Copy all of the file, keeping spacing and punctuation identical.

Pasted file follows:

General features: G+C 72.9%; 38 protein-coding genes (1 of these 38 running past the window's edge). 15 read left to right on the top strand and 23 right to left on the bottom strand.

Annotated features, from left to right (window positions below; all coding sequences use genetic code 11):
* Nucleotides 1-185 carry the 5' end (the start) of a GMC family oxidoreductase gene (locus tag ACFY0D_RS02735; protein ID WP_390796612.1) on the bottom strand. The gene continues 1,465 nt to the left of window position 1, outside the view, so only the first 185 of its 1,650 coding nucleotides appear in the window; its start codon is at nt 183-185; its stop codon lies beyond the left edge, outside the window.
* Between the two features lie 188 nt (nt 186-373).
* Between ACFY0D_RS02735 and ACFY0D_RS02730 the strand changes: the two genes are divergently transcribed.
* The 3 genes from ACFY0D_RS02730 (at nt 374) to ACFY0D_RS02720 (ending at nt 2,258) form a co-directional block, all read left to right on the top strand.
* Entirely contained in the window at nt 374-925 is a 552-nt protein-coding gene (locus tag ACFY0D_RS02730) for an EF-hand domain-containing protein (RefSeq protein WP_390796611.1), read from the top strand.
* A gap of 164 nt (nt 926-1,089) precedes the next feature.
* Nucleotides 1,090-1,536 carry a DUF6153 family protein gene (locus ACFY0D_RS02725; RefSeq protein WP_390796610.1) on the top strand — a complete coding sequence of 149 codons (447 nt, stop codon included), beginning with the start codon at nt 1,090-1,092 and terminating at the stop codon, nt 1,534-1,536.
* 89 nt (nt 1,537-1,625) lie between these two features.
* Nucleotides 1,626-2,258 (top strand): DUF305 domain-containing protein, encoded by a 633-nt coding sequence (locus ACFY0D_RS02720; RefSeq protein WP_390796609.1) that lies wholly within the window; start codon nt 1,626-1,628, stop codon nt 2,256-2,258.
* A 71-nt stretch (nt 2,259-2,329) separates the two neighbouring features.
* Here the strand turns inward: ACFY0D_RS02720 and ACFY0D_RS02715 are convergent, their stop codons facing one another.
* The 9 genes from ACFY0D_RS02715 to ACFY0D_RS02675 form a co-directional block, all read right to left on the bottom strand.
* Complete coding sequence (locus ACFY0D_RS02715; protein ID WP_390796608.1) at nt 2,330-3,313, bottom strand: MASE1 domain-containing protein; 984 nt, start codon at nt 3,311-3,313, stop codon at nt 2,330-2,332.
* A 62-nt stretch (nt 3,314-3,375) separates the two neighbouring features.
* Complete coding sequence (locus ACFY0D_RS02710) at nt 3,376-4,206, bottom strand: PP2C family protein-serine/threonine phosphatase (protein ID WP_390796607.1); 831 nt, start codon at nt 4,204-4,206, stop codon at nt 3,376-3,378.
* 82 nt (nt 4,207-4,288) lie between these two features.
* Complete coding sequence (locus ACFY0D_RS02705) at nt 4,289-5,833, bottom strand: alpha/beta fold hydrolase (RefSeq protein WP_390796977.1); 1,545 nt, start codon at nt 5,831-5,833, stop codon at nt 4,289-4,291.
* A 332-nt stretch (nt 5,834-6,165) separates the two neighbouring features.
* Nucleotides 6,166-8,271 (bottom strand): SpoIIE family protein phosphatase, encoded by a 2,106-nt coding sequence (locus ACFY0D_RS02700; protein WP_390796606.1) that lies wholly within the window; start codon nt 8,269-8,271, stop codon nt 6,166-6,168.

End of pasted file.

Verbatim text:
General features: G+C 72.9%; 38 protein-coding genes (1 of these 38 running past the window's edge). 15 read left to right on the top strand and 23 right to left on the bottom strand.

Annotated features, from left to right (window positions below; all coding sequences use genetic code 11):
* Nucleotides 1-185 carry the 5' end (the start) of a GMC family oxidoreductase gene (locus tag ACFY0D_RS02735; protein ID WP_390796612.1) on the bottom strand. The gene continues 1,465 nt to the left of window position 1, outside the view, so only the first 185 of its 1,650 coding nucleotides appear in the window; its start codon is at nt 183-185; its stop codon lies beyond the left edge, outside the window.
* Between the two features lie 188 nt (nt 186-373).
* Between ACFY0D_RS02735 and ACFY0D_RS02730 the strand changes: the two genes are divergently transcribed.
* The 3 genes from ACFY0D_RS02730 (at nt 374) to ACFY0D_RS02720 (ending at nt 2,258) form a co-directional block, all read left to right on the top strand.
* Entirely contained in the window at nt 374-925 is a 552-nt protein-coding gene (locus tag ACFY0D_RS02730) for an EF-hand domain-containing protein (RefSeq protein WP_390796611.1), read from the top strand.
* A gap of 164 nt (nt 926-1,089) precedes the next feature.
* Nucleotides 1,090-1,536 carry a DUF6153 family protein gene (locus ACFY0D_RS02725; RefSeq protein WP_390796610.1) on the top strand — a complete coding sequence of 149 codons (447 nt, stop codon included), beginning with the start codon at nt 1,090-1,092 and terminating at the stop codon, nt 1,534-1,536.
* 89 nt (nt 1,537-1,625) lie between these two features.
* Nucleotides 1,626-2,258 (top strand): DUF305 domain-containing protein, encoded by a 633-nt coding sequence (locus ACFY0D_RS02720; RefSeq protein WP_390796609.1) that lies wholly within the window; start codon nt 1,626-1,628, stop codon nt 2,256-2,258.
* A 71-nt stretch (nt 2,259-2,329) separates the two neighbouring features.
* Here the strand turns inward: ACFY0D_RS02720 and ACFY0D_RS02715 are convergent, their stop codons facing one another.
* The 9 genes from ACFY0D_RS02715 to ACFY0D_RS02675 form a co-directional block, all read right to left on the bottom strand.
* Complete coding sequence (locus ACFY0D_RS02715; protein ID WP_390796608.1) at nt 2,330-3,313, bottom strand: MASE1 domain-containing protein; 984 nt, start codon at nt 3,311-3,313, stop codon at nt 2,330-2,332.
* A 62-nt stretch (nt 3,314-3,375) separates the two neighbouring features.
* Complete coding sequence (locus ACFY0D_RS02710) at nt 3,376-4,206, bottom strand: PP2C family protein-serine/threonine phosphatase (protein ID WP_390796607.1); 831 nt, start codon at nt 4,204-4,206, stop codon at nt 3,376-3,378.
* 82 nt (nt 4,207-4,288) lie between these two features.
* Complete coding sequence (locus ACFY0D_RS02705) at nt 4,289-5,833, bottom strand: alpha/beta fold hydrolase (RefSeq protein WP_390796977.1); 1,545 nt, start codon at nt 5,831-5,833, stop codon at nt 4,289-4,291.
* A 332-nt stretch (nt 5,834-6,165) separates the two neighbouring features.
* Nucleotides 6,166-8,271 (bottom strand): SpoIIE family protein phosphatase, encoded by a 2,106-nt coding sequence (locus ACFY0D_RS02700; protein WP_390796606.1) that lies wholly within the window; start codon nt 8,269-8,271, stop codon nt 6,166-6,168.